The Secretary-General calls upon all parties to abide by their obligations under international humanitarian law, including the principles of distinction, proportionality and precaution.  He further calls on all parties to exercise maximum restraint. 


Just to add onto the situation in Syria, this time in the north-east: I know you’ve heard from Mark Cutts about the deep concern that we have about the safety and security of civilians caught up in the deteriorating security situation in Al‑Hasakeh. 

On 20 January, an attack on the prison in in Al-Hasakeh city resulted in rapidly escalating hostilities with gunfire and explosions reported from the area.  Civilian casualties have been reported and about 45,000 people have reportedly been displaced from their homes. 

Most of the displaced people have sought safety with family and friends in nearby areas, but there are about 750 people being hosted at two temporary shelters.  According to UNICEF, the situation has also put at serious risk the safety of nearly 850 children who are in detention.  As fighting continues, the risk for children increases, including to be harmed or forcibly recruited.


You heard from the Under-Secretary-General for Political Affairs, Rosemary DiCarlo, on the situation in Libya.  I will not go back and re-read the details.


A quick update on Afghanistan, following the 5.3 magnitude earthquake that struck in Qadis District on 17 January:  Our humanitarian colleagues tell us that, on 20 January, another earthquake struck the area and many people are afraid of going into their homes.  They are currently living in makeshift shelters or traditional tents in cold weather conditions.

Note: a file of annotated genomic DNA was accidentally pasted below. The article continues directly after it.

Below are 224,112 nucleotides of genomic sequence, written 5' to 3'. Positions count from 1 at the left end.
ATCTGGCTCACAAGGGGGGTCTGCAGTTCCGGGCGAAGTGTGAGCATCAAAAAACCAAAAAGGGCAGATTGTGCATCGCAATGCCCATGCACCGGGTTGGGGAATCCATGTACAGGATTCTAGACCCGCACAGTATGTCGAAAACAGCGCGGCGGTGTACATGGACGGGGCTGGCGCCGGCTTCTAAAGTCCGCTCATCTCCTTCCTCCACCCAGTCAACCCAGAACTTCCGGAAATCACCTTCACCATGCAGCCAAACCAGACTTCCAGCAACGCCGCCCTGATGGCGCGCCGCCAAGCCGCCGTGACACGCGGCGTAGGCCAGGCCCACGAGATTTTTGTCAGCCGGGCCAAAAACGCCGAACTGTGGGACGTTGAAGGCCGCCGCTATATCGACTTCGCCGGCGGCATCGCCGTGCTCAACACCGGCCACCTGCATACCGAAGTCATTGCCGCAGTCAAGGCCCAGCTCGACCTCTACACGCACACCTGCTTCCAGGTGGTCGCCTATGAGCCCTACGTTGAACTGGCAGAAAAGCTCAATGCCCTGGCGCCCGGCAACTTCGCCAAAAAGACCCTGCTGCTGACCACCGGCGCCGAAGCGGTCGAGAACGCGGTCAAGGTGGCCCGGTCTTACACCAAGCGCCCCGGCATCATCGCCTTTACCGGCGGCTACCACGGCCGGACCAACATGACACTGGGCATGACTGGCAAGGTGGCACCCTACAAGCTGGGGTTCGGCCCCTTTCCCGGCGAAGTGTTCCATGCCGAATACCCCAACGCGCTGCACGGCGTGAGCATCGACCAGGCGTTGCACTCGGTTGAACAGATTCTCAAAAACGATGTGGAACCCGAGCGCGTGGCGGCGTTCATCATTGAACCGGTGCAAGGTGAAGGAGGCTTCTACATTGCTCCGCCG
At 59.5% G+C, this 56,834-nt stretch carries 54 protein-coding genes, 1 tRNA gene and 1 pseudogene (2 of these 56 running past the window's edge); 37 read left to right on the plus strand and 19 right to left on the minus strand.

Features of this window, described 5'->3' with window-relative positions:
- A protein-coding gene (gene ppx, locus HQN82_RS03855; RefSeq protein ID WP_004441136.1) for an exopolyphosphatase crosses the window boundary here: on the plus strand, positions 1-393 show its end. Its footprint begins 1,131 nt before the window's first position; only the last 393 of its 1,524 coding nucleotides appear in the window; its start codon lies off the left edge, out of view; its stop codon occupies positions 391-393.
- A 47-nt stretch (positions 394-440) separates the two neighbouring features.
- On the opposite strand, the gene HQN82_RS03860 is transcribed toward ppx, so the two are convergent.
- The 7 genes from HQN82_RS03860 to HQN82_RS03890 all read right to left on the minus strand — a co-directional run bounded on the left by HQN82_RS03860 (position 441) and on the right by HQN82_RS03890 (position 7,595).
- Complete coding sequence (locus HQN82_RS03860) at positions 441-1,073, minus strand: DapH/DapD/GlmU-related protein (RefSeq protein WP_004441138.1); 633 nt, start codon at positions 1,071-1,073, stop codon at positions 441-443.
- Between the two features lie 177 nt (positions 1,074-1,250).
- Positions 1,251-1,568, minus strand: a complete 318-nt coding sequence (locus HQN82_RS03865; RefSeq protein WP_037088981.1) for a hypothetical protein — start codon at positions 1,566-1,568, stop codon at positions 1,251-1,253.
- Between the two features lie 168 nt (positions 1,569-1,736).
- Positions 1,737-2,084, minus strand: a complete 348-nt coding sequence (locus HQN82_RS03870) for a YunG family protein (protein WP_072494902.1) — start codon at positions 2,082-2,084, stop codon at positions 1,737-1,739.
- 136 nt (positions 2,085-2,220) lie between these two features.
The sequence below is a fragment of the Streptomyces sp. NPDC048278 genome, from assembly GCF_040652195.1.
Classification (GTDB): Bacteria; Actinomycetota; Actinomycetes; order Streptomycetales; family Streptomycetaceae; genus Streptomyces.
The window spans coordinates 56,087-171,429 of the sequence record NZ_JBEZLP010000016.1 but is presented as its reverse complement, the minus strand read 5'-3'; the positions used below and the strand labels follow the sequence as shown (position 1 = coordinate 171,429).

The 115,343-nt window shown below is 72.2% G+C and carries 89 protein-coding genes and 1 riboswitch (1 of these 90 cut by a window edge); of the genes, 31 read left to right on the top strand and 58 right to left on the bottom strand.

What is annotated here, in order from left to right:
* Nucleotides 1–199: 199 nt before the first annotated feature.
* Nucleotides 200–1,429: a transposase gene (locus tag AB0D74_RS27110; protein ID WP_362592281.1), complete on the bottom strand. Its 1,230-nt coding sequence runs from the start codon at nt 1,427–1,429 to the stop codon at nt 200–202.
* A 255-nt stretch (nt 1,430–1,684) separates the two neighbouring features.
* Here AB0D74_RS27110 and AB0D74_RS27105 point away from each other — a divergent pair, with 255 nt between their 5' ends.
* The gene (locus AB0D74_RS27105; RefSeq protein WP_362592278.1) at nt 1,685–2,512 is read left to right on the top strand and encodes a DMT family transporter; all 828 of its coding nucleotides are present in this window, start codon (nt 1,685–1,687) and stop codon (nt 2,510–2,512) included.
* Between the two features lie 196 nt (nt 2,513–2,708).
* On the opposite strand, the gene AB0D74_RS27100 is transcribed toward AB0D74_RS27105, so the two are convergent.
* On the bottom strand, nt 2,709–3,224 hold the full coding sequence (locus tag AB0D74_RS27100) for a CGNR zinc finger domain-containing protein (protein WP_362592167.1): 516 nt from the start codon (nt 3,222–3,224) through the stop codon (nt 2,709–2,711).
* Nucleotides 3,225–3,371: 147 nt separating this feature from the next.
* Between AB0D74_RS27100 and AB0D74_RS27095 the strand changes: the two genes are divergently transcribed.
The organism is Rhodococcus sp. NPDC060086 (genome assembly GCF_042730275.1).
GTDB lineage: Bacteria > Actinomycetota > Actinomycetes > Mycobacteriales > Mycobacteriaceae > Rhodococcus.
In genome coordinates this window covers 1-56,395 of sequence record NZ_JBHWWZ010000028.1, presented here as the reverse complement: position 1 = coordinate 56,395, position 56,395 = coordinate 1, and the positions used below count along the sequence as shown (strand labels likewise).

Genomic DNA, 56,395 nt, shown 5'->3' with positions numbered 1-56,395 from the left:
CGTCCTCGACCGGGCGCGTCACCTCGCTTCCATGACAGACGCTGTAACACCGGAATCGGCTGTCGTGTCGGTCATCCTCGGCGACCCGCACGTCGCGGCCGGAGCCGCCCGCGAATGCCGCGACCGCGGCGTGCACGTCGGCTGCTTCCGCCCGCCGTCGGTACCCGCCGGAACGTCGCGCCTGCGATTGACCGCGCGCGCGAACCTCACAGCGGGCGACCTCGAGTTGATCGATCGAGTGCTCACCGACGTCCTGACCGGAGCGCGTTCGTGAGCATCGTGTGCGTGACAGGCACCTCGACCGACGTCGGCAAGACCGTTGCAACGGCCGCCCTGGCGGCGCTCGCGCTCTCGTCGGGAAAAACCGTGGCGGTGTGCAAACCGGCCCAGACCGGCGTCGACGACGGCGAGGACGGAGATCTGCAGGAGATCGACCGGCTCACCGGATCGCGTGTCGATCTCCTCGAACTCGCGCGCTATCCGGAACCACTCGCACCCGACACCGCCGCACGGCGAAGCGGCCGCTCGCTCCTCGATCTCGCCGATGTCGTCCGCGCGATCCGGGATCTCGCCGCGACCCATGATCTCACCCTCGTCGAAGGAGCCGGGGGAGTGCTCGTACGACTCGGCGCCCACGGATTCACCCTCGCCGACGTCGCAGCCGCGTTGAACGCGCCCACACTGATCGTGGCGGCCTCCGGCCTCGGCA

Inter-agency assessments continue in Qadis, Qala-e-Naw and Muqur districts, but some areas remain inaccessible due to heavy snowfall in recent days.  The inter-agency teams have thus far identified 1,092 families, that is about 7,644 people, who are in need of humanitarian assistance.

People in impacted areas are using water wells that are unsafe, and our humanitarian colleagues stress that water sources need to be repaired to prevent outbreaks of water-borne diseases.  

Emergency response efforts are ongoing in parallel to the assessments, including food, non-food items, and emergency shelter provided by the International Organization for Migration, the UN refugee agency and the Afghan Red Crescent for about 300 families thus far.  More assistance is planned in the coming days. 

The reported number of deaths due to the earthquake stands at about 27 people. 


And a humanitarian update for you on the Ukraine:  Our colleagues are telling us that, as of today, some 2.9 million people will need humanitarian assistance this year in Ukraine, with most of these people living in non-Government-controlled areas in the east.

In 2022, our humanitarian response partners aim to help 1.8 million people, with a funding requirement of $190 million.

The humanitarian community in Ukraine is committed to standing with the people of Ukraine and to respond to the existing and potential needs in an impartial, independent and neutral manner. 


In Tonga, our humanitarian colleagues on the ground are continuing to support the Government in responding to the disaster.